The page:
In regard to Vierck's Law, John Stemstin writes:
I've heard some software theory about the longevity and usefulness of software. According to most modern theorists, 50% of production software has the longevity of about 18 months after deployment according to a fairly well known theory- Vierck's Law. Have you heard of this?
No, but my fellow geowanker, Tzara has.
tzara's law: a corollary to vierck's law.
half of my beer will be gone in 5 minutes.
Actually I've debugged production code over five years old, and I'm pretty certain that my latest code will be in production at least three years from now, even if it's updated to some degree. Today was one of the most rewarding presentations that I've done in my years of software development.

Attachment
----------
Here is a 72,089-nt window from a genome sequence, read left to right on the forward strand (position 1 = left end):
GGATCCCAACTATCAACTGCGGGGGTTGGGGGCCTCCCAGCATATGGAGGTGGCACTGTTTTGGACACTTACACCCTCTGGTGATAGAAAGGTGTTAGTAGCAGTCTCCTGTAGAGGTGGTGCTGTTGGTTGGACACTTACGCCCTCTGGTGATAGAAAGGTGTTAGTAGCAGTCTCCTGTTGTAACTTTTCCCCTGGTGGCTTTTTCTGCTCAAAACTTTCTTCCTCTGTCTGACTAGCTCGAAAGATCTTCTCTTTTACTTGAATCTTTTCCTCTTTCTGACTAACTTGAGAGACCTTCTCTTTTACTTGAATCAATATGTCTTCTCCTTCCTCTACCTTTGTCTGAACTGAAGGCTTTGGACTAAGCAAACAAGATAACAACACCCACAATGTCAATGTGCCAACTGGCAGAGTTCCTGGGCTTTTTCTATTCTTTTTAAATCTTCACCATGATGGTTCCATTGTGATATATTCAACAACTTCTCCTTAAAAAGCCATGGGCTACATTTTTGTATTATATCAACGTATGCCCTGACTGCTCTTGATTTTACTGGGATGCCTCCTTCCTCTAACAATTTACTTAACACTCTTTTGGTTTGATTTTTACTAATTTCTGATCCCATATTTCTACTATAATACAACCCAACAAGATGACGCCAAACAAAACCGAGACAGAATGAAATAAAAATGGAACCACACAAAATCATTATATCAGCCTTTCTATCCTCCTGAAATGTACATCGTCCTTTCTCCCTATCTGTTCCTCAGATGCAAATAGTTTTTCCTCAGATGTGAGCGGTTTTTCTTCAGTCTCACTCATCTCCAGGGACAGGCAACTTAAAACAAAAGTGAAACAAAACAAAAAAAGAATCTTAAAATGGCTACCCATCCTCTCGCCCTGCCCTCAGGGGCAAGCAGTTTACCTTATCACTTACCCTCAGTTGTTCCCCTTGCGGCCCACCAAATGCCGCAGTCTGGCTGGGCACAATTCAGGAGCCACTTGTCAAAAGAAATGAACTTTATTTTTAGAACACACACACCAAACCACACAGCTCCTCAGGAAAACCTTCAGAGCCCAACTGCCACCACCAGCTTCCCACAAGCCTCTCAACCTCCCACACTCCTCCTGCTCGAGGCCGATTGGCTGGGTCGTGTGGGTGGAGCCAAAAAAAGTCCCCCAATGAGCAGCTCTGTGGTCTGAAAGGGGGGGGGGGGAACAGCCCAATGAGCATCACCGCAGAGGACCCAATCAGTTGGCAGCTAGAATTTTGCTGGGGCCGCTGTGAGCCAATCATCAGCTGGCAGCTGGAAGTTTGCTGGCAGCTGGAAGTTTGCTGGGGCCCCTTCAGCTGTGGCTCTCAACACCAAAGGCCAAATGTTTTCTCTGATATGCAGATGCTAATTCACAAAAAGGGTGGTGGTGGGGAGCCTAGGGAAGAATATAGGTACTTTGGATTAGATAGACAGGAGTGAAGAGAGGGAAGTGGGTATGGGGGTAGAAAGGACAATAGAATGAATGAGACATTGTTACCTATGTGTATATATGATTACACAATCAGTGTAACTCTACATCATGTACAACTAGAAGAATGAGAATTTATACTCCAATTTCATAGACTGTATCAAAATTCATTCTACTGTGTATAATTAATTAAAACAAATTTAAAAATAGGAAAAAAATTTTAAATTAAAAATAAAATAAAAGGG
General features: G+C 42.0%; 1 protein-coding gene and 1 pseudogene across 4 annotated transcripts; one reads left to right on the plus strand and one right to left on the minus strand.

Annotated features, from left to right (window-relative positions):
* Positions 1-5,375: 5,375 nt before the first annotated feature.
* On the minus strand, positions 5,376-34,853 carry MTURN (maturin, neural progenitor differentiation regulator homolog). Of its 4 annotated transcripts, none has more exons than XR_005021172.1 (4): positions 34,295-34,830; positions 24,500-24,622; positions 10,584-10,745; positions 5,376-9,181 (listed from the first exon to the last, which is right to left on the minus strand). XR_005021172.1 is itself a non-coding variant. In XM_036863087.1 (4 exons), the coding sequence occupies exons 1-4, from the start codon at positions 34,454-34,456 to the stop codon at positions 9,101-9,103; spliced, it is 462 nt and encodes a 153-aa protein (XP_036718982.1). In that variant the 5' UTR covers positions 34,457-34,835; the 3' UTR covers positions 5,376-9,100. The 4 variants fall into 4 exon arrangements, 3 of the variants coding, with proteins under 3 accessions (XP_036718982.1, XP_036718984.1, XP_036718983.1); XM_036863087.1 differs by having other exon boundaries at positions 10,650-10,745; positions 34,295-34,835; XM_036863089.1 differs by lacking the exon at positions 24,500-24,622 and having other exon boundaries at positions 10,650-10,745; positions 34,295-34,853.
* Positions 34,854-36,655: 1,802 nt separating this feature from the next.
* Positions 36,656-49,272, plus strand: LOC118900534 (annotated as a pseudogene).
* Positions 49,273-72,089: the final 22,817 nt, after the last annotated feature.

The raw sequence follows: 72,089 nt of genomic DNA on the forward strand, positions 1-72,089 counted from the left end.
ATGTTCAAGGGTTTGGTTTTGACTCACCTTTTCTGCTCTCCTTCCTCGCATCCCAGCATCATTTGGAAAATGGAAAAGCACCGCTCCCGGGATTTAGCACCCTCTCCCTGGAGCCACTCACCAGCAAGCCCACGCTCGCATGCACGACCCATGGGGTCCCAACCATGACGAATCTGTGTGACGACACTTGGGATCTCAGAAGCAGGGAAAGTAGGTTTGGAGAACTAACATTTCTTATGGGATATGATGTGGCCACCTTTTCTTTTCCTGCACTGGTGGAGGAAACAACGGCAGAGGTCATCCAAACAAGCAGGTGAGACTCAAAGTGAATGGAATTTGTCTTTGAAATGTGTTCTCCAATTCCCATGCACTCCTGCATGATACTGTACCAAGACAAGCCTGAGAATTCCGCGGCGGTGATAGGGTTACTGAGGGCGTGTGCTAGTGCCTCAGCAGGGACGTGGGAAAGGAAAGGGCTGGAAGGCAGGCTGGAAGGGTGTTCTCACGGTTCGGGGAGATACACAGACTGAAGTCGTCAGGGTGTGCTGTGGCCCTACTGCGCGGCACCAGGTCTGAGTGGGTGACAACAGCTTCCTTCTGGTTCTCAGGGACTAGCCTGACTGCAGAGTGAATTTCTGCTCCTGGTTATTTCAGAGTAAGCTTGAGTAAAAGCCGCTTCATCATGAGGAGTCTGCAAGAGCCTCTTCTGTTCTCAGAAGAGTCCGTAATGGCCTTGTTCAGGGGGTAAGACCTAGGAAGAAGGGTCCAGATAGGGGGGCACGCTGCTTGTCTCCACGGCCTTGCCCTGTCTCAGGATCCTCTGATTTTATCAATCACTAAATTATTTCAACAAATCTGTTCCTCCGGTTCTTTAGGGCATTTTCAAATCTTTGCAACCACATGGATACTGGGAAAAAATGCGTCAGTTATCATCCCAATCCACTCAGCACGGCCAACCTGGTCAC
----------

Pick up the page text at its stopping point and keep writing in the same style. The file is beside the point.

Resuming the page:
[ Link ]
half-life doesn't mean your code just suddenly expires one day. some code will be around for a long time. the fact you've made updates alone validates the law... why didn't leave your code alone? ever wrote something that didn't make it to production?Posted by: john at December 19, 2005 01:01 PM
Hey there, right, sure some code lasts longer than others right? of course... but not forever.
Hardware alone is changing all the time, making more and more software obsolete everyday. I believe that's at least one element driving the law.Posted by: Tzara at December 19, 2005 11:27 PM